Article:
Back in 2005, CR writer John Saleeby joked that all the old rock gods should quit songwriting and all the young guns should give up on ever having their own career – instead, Justin Hawkins should write for Leppard, Weezer for Cheap Trick and young bucks like The Answer should concentrate on writing for Coverdale or Aerosmith.
You could argue that the intervening years have suggested that the reverse would work better: that Tyler, Perry, Jagger, Richards, Page and Plant should be dispatched to the Saga Songwriting Cruiseship and tasked with writing songs for the younger bands. The kids, after all, are struggling to write the modern equivalents of The Boys Are Back In Town or Sweet Home Alabama, but can at least sing them in the key intended and play a two hour set without falling off the stage and putting their backs out.
The Answer’s problem is not that they can’t write a song. Strip back the guitars on Can’t Remember, Can’t Forget and it could be a hit for Cher, Evanescence or any X Factor finalist, so finely does it tease, build and climax in a sticky, anthemic mess. It’s not alone. Despite a toe-curling title that’s one-part Manic Street Preachers to one-part David Brent, Nowhere Freeway is irresistible, an AOR Born To Run, shot through with dead-end romanticism and bolstered by Saint Jude’s Lynne Jackaman on guest vocals.
Vida juggles Walk This Way-style scat vocals, a solo worthy of Slash and a nagging ‘na-na-na’ hook that’ll worm it’s way into your lug ’oles and still be there when you wake tomorrow. Waste Your Tears, Use Me and Trouble, meanwhile, make for a blazing opening trio: groovy, ferocious and catchy.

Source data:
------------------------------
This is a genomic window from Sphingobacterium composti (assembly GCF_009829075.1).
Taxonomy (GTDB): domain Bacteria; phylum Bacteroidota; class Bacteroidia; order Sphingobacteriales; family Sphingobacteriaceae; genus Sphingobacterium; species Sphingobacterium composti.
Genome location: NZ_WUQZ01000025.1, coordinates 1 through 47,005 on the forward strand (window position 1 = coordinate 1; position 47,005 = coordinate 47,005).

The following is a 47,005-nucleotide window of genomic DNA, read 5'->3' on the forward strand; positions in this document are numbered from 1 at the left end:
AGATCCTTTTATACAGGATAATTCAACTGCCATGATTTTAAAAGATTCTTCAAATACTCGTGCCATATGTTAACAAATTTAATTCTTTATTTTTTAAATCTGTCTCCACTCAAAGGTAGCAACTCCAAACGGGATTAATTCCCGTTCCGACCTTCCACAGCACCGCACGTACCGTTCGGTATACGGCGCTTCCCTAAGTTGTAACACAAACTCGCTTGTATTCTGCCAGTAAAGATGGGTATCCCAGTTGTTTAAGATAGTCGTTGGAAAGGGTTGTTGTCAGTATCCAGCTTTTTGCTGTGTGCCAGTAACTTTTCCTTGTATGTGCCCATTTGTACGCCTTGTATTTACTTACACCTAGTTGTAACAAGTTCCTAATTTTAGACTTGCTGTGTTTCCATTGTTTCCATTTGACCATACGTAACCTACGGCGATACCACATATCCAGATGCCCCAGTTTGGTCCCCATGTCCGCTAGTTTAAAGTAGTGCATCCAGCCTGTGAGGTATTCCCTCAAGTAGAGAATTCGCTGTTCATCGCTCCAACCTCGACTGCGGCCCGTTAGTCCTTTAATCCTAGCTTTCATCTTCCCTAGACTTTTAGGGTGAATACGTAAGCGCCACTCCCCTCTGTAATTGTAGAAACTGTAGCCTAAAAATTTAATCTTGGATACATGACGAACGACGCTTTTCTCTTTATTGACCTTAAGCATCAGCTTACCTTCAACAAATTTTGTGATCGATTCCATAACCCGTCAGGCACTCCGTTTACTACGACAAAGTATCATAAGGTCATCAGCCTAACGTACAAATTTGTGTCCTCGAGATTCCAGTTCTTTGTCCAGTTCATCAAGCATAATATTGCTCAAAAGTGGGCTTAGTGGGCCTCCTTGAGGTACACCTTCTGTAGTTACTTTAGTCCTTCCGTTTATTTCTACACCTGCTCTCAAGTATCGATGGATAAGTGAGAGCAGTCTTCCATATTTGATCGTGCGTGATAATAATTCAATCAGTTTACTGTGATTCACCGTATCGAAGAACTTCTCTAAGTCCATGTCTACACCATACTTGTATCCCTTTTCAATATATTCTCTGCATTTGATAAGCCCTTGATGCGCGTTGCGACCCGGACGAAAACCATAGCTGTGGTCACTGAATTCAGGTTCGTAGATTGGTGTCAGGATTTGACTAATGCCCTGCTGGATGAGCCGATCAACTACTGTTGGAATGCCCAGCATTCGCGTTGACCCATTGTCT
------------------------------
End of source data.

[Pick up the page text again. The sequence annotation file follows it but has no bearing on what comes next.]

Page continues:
There are dips – Tornado, Lights Are Down and the over-wrought gospel of One More Revival all fail to be more than the sum of their parts – but Revival is a triumph, the band’s best album so far. So why only seven out of 10? Because The Answer have yet to bring anything new to the party. Revival displays their skill, but not their spark.
Musician and music critic Carrie Brownstein wrote recently about wanting more ‘mystery’ back in music: in the age of Twitter, Facebook and meet-and-greets, she said, “we need there to be more elements to the music and to the musicians that leave me wondering: ‘Where did this come from?’ And sometimes, I want the answer to be that I might not ever know.”
We know where The Answer are from, what they listen to and where their heart lies. But when are they gonna bamboozle us?